The Ketchikan City Council voted unanimously Thursday to place a $43 million bond question on the Oct. 1 ballot. The funding, if approved by city voters, would go toward the first phase of improvements at the city-owned hospital building.
Council Member Sam Bergeron talked to KRBD Friday morning about the meeting, and said he supports the project.
“There’s a whole master plan at the hospital,” he said. “We are going to put in, I think the ultimate plan is $72 million, and this is the first part of it. It’s desperately and sorely needed.”
Also Thursday, the Council moved forward with a $37,000 contract with CH2M Hill, to test a new treatment method for the city’s water supply, combining the new ultraviolet treatment process with chlorine injections.
A separate $130,000 contract will pay for that firm to investigate watershed microbial sources, which are contaminants in Ketchikan Lakes, the city’s main water supply.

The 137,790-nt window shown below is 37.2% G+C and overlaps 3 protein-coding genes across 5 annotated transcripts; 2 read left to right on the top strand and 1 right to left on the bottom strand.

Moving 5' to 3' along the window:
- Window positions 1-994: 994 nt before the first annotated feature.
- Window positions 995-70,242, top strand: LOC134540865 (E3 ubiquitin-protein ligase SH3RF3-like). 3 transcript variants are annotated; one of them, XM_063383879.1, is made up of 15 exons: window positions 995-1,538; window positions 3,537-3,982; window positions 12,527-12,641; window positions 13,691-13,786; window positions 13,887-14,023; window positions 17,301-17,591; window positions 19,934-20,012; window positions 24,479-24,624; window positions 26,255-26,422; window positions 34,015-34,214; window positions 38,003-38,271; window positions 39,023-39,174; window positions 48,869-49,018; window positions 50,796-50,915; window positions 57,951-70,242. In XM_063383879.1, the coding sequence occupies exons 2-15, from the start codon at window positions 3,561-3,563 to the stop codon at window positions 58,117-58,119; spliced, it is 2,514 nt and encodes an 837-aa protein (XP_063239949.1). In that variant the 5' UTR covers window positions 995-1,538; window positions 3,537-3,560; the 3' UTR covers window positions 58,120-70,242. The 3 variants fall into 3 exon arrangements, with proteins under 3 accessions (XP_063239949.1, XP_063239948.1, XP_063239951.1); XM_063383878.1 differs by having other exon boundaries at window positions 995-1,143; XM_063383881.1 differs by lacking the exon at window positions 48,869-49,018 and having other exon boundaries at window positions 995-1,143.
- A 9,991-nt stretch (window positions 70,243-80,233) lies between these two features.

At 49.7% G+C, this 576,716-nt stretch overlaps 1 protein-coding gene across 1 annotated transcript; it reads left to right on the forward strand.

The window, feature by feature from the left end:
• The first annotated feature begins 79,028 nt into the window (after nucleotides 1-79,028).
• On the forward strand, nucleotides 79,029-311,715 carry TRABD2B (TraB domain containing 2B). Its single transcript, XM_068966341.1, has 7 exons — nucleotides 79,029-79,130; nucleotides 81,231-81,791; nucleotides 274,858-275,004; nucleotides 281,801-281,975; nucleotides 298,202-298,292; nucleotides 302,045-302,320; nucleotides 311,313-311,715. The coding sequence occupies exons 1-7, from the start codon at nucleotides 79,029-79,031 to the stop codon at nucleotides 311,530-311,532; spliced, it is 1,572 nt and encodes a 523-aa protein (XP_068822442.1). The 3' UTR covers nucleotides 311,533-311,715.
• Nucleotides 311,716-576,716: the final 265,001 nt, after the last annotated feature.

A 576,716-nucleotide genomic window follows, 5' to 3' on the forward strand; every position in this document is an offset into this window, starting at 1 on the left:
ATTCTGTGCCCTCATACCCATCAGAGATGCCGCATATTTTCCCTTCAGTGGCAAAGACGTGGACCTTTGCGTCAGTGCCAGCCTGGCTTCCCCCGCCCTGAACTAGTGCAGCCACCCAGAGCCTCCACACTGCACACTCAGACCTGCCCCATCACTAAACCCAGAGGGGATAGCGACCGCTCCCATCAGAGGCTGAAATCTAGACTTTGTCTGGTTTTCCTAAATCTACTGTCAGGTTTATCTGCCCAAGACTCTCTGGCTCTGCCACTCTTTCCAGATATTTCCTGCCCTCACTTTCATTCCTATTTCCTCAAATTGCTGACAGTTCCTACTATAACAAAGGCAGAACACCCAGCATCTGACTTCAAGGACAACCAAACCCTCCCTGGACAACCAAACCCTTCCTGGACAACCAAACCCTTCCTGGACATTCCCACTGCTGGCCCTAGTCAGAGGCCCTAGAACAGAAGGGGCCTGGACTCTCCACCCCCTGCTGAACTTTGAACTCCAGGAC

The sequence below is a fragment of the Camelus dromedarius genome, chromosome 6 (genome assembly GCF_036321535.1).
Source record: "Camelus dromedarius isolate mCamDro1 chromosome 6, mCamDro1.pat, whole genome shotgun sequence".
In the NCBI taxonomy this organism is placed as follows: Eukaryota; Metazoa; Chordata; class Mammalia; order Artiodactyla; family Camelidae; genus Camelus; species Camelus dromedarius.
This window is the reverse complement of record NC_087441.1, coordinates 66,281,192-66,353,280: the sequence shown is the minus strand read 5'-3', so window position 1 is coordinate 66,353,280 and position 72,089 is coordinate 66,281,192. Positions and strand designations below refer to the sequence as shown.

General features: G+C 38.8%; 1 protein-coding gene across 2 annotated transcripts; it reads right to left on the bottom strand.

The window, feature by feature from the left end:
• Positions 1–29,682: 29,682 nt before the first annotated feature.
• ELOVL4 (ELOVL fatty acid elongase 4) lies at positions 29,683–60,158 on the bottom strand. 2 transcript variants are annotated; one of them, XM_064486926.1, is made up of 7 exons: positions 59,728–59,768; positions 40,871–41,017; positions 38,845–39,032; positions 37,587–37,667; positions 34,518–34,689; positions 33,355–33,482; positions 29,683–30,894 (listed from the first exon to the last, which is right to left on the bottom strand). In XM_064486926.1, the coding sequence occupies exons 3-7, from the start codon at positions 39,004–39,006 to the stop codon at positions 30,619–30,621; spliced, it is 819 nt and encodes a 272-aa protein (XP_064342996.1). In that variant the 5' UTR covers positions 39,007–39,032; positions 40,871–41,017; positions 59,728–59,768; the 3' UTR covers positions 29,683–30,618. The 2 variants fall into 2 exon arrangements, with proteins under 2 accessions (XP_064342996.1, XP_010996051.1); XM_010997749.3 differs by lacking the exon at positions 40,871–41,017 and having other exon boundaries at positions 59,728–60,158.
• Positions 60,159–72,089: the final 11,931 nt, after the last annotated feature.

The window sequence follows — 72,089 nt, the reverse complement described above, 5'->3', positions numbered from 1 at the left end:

Federal regulations require that the untreated water not exceed a certain level of bacteria. Starting a couple of years ago, levels at Ketchikan Lakes tested higher than allowed. The cause has been attributed primarily to landslides, which increased the amount of woody debris rotting in the vicinity. The study will positively identify the source, allowing the city to find ways to control it.
Bergeron said the city doesn’t want to be forced into filtration.
“Unless we do something to get our water up to DEC and environmental standards, they’re going to want us to put in a $40 million water filtration plant,” he said. “So, all of this, including the UV plant, was done to avoid putting in a filtration plant. So, it’s a good concept.”
The Council on Thursday also awarded construction contracts for a new drive-down ramp at Bar Harbor, with an estimated cost of $5 million. Construction will start in the fall, with hopes of completion by spring of next year.